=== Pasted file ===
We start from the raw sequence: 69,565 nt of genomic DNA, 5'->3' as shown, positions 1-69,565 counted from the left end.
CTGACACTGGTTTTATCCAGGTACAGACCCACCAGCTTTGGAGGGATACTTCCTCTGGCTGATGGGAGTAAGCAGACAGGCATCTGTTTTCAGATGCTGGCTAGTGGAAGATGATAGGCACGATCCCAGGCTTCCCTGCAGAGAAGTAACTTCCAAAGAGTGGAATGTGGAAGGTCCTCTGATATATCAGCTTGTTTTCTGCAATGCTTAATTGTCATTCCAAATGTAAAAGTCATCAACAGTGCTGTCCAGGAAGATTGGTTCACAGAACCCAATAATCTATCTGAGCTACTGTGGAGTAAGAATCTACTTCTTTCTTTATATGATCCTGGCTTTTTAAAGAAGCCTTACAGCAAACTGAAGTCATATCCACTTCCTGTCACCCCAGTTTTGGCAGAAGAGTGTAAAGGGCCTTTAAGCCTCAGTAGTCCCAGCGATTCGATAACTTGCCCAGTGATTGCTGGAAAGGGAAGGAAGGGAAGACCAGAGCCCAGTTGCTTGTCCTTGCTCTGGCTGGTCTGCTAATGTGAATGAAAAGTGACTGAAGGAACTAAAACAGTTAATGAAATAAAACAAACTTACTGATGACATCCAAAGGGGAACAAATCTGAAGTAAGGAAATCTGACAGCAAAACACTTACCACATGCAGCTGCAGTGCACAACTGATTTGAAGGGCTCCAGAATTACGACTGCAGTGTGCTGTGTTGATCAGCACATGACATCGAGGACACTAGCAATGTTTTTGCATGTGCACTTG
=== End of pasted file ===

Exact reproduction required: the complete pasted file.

We start from the raw sequence: 69,565 nt of genomic DNA, 5'->3' as shown, positions 1-69,565 counted from the left end.
CTGACACTGGTTTTATCCAGGTACAGACCCACCAGCTTTGGAGGGATACTTCCTCTGGCTGATGGGAGTAAGCAGACAGGCATCTGTTTTCAGATGCTGGCTAGTGGAAGATGATAGGCACGATCCCAGGCTTCCCTGCAGAGAAGTAACTTCCAAAGAGTGGAATGTGGAAGGTCCTCTGATATATCAGCTTGTTTTCTGCAATGCTTAATTGTCATTCCAAATGTAAAAGTCATCAACAGTGCTGTCCAGGAAGATTGGTTCACAGAACCCAATAATCTATCTGAGCTACTGTGGAGTAAGAATCTACTTCTTTCTTTATATGATCCTGGCTTTTTAAAGAAGCCTTACAGCAAACTGAAGTCATATCCACTTCCTGTCACCCCAGTTTTGGCAGAAGAGTGTAAAGGGCCTTTAAGCCTCAGTAGTCCCAGCGATTCGATAACTTGCCCAGTGATTGCTGGAAAGGGAAGGAAGGGAAGACCAGAGCCCAGTTGCTTGTCCTTGCTCTGGCTGGTCTGCTAATGTGAATGAAAAGTGACTGAAGGAACTAAAACAGTTAATGAAATAAAACAAACTTACTGATGACATCCAAAGGGGAACAAATCTGAAGTAAGGAAATCTGACAGCAAAACACTTACCACATGCAGCTGCAGTGCACAACTGATTTGAAGGGCTCCAGAATTACGACTGCAGTGTGCTGTGTTGATCAGCACATGACATCGAGGACACTAGCAATGTTTTTGCATGTGCACTTG